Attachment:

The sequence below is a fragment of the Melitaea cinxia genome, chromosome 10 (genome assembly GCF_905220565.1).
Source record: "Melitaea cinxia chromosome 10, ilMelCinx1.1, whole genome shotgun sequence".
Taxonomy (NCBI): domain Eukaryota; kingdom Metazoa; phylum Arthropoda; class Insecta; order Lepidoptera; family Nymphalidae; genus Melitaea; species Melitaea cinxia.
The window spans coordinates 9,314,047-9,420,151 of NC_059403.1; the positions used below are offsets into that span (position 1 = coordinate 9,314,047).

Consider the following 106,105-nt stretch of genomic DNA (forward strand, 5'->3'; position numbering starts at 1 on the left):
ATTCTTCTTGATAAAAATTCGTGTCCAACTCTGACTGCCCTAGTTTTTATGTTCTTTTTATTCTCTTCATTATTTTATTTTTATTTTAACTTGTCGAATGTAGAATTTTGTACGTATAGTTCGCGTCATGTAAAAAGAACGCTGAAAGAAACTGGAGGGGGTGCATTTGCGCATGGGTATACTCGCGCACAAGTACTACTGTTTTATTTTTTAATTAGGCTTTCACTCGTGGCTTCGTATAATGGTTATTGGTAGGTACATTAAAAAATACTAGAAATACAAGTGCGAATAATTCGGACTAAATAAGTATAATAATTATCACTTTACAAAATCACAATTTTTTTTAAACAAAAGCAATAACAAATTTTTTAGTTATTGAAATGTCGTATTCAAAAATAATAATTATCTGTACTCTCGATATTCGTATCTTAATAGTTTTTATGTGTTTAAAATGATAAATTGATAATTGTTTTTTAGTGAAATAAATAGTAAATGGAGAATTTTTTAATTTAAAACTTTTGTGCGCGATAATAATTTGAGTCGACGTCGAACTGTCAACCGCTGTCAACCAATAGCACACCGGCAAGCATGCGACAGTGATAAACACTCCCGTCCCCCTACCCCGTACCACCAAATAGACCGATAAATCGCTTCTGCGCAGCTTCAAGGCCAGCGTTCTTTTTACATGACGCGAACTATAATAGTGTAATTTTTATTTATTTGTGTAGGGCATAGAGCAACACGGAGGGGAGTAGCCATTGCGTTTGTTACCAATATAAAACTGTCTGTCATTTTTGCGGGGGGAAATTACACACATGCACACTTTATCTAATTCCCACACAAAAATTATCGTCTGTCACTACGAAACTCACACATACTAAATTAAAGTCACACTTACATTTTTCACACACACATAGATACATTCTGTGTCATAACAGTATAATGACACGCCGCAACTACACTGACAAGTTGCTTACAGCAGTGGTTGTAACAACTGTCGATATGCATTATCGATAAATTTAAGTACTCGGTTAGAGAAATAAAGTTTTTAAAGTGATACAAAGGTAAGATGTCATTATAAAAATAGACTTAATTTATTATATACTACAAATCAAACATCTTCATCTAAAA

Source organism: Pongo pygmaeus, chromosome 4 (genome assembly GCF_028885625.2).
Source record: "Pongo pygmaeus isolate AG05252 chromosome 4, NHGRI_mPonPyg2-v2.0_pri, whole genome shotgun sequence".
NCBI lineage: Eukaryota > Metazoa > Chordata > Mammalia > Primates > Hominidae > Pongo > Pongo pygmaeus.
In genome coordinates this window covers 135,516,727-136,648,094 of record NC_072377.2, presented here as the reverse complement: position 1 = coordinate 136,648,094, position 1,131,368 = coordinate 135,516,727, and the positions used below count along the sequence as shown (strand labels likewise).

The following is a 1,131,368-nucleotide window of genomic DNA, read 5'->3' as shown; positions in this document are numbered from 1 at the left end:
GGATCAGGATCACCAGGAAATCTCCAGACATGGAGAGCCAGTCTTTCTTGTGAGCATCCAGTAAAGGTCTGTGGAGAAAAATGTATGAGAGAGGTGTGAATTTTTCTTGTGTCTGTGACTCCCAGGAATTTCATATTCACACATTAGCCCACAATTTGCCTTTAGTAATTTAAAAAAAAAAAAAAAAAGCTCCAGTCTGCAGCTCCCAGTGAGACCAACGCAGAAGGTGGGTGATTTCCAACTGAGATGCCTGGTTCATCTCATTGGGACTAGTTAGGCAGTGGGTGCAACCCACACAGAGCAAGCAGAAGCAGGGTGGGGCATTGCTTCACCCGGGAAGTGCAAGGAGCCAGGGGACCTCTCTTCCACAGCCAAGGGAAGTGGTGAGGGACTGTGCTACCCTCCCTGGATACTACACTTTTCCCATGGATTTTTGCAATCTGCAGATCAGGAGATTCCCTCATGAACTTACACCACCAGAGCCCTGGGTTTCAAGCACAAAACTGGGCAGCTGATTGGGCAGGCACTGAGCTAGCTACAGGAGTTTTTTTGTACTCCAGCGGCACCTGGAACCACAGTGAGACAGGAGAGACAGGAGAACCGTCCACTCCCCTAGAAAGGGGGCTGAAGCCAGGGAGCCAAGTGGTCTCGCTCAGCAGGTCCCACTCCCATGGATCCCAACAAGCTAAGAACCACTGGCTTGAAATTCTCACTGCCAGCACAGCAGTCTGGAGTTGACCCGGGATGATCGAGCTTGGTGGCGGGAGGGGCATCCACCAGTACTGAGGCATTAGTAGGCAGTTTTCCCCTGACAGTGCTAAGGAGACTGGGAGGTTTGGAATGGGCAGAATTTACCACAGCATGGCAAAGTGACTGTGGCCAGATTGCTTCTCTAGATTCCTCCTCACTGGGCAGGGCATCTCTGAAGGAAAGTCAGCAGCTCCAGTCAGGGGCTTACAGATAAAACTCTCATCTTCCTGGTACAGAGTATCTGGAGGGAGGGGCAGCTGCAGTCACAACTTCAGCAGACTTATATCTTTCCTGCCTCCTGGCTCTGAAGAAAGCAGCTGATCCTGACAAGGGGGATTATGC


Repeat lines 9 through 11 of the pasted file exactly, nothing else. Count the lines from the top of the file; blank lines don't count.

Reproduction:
NCBI lineage: Eukaryota > Metazoa > Chordata > Mammalia > Primates > Hominidae > Pongo > Pongo pygmaeus.
In genome coordinates this window covers 135,516,727-136,648,094 of record NC_072377.2, presented here as the reverse complement: position 1 = coordinate 136,648,094, position 1,131,368 = coordinate 135,516,727, and the positions used below count along the sequence as shown (strand labels likewise).

The following is a 1,131,368-nucleotide window of genomic DNA, read 5'->3' as shown; positions in this document are numbered from 1 at the left end: